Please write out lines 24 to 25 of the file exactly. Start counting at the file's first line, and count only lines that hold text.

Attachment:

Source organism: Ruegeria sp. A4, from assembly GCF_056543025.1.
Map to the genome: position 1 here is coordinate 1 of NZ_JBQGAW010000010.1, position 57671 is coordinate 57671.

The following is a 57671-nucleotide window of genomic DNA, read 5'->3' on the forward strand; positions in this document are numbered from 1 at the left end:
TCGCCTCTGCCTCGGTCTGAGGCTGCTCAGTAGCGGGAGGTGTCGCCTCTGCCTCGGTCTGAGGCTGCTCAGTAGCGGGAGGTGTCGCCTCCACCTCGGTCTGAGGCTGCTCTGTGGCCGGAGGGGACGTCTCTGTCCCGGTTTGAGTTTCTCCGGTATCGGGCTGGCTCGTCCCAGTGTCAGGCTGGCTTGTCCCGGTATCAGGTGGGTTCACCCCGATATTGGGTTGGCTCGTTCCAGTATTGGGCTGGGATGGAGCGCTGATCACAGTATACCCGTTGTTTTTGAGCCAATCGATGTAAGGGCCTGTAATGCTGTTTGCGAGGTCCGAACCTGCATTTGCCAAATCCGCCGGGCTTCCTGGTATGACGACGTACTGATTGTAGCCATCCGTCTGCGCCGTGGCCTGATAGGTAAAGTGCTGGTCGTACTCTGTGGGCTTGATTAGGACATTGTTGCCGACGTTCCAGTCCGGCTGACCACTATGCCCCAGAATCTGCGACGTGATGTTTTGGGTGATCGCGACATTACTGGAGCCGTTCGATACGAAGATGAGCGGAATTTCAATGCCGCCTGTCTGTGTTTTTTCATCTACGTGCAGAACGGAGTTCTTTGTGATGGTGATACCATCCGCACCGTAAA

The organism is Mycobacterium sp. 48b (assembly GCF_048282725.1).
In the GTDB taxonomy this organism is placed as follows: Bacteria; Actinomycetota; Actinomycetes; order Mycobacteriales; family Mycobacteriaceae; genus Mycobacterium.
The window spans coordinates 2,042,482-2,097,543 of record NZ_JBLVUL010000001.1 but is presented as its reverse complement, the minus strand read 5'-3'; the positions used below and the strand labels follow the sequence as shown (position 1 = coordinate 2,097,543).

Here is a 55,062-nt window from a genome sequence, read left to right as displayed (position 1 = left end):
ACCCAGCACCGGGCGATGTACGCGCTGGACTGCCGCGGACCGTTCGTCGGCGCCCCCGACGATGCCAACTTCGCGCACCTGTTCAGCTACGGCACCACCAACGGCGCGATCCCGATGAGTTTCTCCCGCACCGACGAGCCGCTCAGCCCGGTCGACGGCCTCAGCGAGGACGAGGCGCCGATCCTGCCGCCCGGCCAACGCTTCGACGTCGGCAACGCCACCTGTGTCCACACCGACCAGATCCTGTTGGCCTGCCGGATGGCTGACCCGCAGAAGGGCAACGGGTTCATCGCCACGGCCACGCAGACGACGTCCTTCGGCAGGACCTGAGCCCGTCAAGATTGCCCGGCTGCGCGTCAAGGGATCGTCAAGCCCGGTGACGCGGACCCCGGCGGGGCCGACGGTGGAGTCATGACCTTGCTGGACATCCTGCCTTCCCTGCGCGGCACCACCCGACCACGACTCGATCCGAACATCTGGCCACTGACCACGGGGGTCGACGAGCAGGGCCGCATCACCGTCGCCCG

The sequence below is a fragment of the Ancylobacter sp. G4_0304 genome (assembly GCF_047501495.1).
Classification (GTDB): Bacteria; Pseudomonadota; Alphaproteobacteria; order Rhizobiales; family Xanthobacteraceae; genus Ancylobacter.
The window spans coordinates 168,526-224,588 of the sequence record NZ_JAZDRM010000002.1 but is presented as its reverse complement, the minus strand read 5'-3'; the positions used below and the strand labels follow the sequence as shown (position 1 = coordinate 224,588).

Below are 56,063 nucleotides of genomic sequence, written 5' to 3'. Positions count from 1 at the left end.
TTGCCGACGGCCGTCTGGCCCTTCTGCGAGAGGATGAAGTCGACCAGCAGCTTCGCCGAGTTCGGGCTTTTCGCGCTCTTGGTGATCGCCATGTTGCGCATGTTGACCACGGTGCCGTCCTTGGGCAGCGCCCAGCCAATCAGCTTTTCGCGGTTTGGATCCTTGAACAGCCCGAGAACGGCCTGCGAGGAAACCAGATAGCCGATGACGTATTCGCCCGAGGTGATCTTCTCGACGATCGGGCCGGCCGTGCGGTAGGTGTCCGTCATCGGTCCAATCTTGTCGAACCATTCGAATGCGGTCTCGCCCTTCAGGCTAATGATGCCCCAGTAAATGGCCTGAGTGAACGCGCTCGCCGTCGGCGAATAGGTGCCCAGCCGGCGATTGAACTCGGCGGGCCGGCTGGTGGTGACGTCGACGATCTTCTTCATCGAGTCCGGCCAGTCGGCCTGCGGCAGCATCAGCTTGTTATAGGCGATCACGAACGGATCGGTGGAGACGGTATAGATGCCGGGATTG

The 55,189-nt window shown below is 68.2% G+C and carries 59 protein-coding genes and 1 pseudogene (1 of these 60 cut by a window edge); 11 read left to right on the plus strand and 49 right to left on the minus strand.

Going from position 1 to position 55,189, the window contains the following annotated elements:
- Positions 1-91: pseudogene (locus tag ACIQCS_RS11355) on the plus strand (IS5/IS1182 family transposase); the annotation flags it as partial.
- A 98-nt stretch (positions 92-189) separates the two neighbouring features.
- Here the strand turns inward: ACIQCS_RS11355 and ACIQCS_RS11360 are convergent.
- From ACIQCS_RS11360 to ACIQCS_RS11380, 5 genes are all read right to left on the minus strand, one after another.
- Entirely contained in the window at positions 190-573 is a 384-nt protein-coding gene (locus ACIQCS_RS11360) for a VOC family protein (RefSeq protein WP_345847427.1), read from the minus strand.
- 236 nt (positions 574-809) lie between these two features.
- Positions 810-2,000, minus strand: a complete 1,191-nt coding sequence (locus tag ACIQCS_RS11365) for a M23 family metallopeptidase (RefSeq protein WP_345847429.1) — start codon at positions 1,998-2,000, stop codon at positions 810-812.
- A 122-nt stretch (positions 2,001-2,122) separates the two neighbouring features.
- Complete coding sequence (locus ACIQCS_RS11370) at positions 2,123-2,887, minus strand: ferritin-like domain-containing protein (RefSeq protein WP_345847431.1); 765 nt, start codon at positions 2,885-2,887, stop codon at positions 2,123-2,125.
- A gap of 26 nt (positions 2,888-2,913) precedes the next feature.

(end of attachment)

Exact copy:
- A 122-nt stretch (positions 2,001-2,122) separates the two neighbouring features.
- Complete coding sequence (locus ACIQCS_RS11370) at positions 2,123-2,887, minus strand: ferritin-like domain-containing protein (RefSeq protein WP_345847431.1); 765 nt, start codon at positions 2,885-2,887, stop codon at positions 2,123-2,125.